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New Delhi:  The Ministry of Defence has reportedly denied General VK Singh permission to travel to Israel. Officially, the ministry has cited "critical situation prevailing in the Middle-East" as the reason for the denial. Sources however say the move is a fallout of the confrontation between the government and the Army chief over his age. The Ministry of Defence has denied this.

The news of the denial comes on a day when retirement orders General Singh were issued by the Military Secretary's branch, confirming that he will retire on May 31.

The government officially maintains that the situation in the Middle-East is not favorable with war clouds gathering over Iran. An official visit to Israel, it says, could send a wrong signal to Iran, with who India is doing a tight-rope walk.  However, it is note-worthy that all military visits are planned and cleared at least a year in advance. The sudden denial of the permission has therefore raised many eyebrows.

General Singh was scheduled to visit the country from March 16 to 18. He has now been advised to travel there in the latter part of the year.

General VK Singh  is the first serving Army chief to take the government to the Supreme Court over his age.  But he was forced to withdraw his petition after the court sided with the government and indicated that it was not in favour of entertaining his petition, asking for all his records to show his date of birth as May 10, 1951 and not May 10, 1950.  Documents in the Army reflect both years.

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Army issues retirement note to Gen VK Singh
Press Trust of India / New Delhi Feb 28, 2012, 20:15 IST

After a delay of over seven months, the Army has finally issued a retirement note to its Chief General VK Singh communicating to him that his tenure will end on May 31, official sources said today.

Gen Singh, who is in Jodhpur today, was issued the Retirement Warning Letter (RWL) by the Military Secretary (MS) branch recently, they said.
RWL is normally given to officers about 10-11 months before their due date of retirement but it had not been issued to Gen Singh as he had filed official pleas to get his date of birth changed.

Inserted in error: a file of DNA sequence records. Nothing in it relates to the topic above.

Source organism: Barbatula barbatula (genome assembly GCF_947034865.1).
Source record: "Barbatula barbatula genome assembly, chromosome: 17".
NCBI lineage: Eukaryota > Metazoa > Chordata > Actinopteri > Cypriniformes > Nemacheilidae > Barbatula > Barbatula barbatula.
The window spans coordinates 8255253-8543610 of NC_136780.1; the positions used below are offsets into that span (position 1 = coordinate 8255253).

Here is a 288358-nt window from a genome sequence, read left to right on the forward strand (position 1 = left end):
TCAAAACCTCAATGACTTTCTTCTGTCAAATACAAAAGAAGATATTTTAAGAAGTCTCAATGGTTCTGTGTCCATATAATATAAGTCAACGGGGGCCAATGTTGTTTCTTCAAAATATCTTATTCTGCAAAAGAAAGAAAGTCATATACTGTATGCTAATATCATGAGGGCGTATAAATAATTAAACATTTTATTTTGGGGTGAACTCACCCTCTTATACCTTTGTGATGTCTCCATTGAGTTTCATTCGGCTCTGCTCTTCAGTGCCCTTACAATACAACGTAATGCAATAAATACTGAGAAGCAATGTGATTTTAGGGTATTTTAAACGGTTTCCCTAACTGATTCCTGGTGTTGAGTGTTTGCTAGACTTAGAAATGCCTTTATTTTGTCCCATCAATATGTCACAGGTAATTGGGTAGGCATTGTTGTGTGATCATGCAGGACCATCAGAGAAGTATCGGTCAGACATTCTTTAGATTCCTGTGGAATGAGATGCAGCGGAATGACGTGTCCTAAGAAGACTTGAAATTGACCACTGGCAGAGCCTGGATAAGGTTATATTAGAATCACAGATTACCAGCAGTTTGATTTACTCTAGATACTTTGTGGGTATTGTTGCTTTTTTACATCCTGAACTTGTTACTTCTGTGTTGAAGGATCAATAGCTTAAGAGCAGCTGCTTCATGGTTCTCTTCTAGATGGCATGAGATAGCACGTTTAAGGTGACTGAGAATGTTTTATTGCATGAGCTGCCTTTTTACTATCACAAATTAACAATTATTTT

After rejecting his plea to change his date of birth to May 10, 1951, the Defence Ministry in November last year had asked the MS branch to issue the letter.

The MS branch had then expressed its inability to do so saying the matter was sub-judice.

The Army chief had at that time filed the Statutory Complaint with Defence Minister AK Antony to accept May 10, 1951 as his date of birth.

On February 10, the Army Chief withdrew his plea on the age issue in the Supreme Court which held that May 10, 1950 will remain as his date of birth in service records.

The Defence Ministry has shortlisted three seniormost officers - Eastern Army Commander Lt Gen Bikram Singh, Army Vice Chief Lt Gen Shri Krishna Singh and Northern Army Commander Lt Gen KT Parnaik - to succeed him.
Army chief's visit to Israel cancelled
New Delhi: Army Chief General V K Singh's visit to Israel next month has been cancelled because of "instability" in West Asian region, particularly Syria, Government said today.

Singh's three-day official visit to Israel was scheduled to start from March 16.

"Syria is restless and other things are happening in the region...," Minister of State for Defence M M Pallam Raju told reporters here today while replying to a question on the reasons for cancellation of the visit by the Defence Ministry.

"Primarily because of what is happening in Syria which is experiencing little turbulence. So I guess it is better. I am sure they must be better informed about the situation."

When asked why the decision was taken so late, he said, "These things can happen anytime. We cannot predict. So it is better to be cautious."

During his visit, the Army Chief was expected to discuss with his Israeli counterpart the future joint development of defence programmes.

Defence cooperation between India and Israel has been burgeoning since diplomatic relations between New Delhi and Tel Aviv were established in 1992.

The ties have become stronger in the recent times with India emerging as the largest purchaser of Israeli defence hardware since the beginning of the 21st Century.

Tuesday, 28 February 2012

From Today's Papers - 28 Feb 2012
China opts out of meet on piracy in Indian Ocean
Ajay Banerjee/TNS

New Delhi, February 27
China has opted out of the two-day maritime conference on piracy and challenges in the Indian Ocean that started here today. Speakers from the USA, France, Australia, India and Gulf countries are participating in the conference to highlight issues that confront navies and merchant vessels in the pirate-infested waters.

The conference on "Indian Ocean challenges - a quest for cooperative solutions" is being organised by the Ministry of Defence-backed think tank, the National Maritime Foundation headed by former Naval Chief (retd) Admiral Sureesh Mehta.